3 Ways to Prevent Getting Carpal Tunnel Syndrome
posted by Orthopedics | September 30, 2016
Carpal tunnel syndrome causes pain, tingling and numbness in your hand and arm. It occurs when one of the major nerves to your hand – the median nerve – is compressed or squeezed as it travels through your wrist.
The median nerve goes through a narrow passage, known as the carpal tunnel, in the bones of your wrist. The carpal tunnel can become irritated, which narrows the amount of space the median nerve has within the tunnel. Pressure to the median nerve causes pain and other symptoms associated with carpal tunnel syndrome.
A combination of factors can cause most cases of carpal tunnel syndrome. Some of the factors that cause carpal tunnel syndrome, such as age and gender, are out of your control. Women and older people are more likely to develop the condition, according to the American Association of Orthopaedic Surgeons. Only adults develop carpal tunnel syndrome.
Heredity is also an important factor that you cannot change – you may have inherited a smaller carpal tunnel or other anatomical differences that change the amount of space for the median nerve. Pregnancy can also increase your risk for carpal tunnel, as hormonal changes during pregnancy can cause swelling in the carpal tunnel.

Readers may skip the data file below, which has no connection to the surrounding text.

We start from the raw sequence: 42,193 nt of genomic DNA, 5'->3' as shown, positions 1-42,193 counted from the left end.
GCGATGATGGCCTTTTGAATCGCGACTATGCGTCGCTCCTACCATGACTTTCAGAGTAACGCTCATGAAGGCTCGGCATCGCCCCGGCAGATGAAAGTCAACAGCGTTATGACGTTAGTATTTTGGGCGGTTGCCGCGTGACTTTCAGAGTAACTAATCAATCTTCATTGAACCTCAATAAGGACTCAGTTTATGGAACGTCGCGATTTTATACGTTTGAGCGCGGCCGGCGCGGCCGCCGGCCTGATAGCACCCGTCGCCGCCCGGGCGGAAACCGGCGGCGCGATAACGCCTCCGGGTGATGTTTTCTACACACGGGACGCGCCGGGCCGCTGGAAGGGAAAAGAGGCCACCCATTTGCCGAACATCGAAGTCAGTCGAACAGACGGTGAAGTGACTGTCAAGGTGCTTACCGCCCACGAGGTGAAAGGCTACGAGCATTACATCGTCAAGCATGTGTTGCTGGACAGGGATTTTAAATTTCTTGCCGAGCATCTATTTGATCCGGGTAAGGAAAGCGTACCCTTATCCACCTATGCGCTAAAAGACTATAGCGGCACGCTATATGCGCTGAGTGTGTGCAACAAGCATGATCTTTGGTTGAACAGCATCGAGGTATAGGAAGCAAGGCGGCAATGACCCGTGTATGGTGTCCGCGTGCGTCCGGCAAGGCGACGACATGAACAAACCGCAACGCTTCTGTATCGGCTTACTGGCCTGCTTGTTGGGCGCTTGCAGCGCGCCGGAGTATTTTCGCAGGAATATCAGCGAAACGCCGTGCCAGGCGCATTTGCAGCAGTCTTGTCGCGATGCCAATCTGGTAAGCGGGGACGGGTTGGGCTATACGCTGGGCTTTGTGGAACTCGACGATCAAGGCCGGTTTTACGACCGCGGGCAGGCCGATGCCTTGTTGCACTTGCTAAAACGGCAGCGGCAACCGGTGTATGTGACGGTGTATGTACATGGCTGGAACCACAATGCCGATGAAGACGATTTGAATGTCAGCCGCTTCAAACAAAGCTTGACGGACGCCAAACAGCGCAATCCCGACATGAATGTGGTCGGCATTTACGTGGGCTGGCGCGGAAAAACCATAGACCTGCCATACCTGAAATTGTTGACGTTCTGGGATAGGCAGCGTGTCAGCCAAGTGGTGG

Repeating the same hand and wrist motions over a long time can aggravate the tendons in your wrist in ways that causes swelling and increased pressure on the median nerve. Take frequent breaks when performing tasks requiring repetitive hand motions. Look for different ways to move your hands and wrists when performing tasks that require repetitive hand motions.
Engaging in activities that involve extreme bending of the hand and wrist for a long time can put pressure on the median nerve.
Take frequent breaks whenever performing motions that require extreme or prolonged bending of your hand and wrist. Investigate alternative hand motions for these jobs. Perform stretching exercises before, during and after engaging in repetitive hand motions.
Wear splints to keep your wrists straight. Good posture is important too – ergonomic furniture can help you maintain correct posture and wrist position. Fingerless gloves can keep your hands warm and flexible. Consult with your supervisor to discuss redesigning workstations, tools and tool handles that keep wrists in a natural position during work. Rotating jobs among workers can also reduce the risk for carpal tunnel syndrome.
Take good care of your health. Minor health issues, like poor posture, can increase your risk for carpal tunnel syndrome. Other health conditions, such as diabetes, rheumatoid arthritis and thyroid gland imbalances are associated with carpal tunnel syndrome. Consult with your doctor to make sure you are in the best health possible and for help on managing medical conditions. Ask your doctor to assess your risk for developing carpal tunnel syndrome.
For more information on carpal tunnel syndrome and ways to prevent it, make an appointment with Revere Health.
This information is not intended to replace the advice of a medical professional. You should always consult your doctor before making decisions about your health.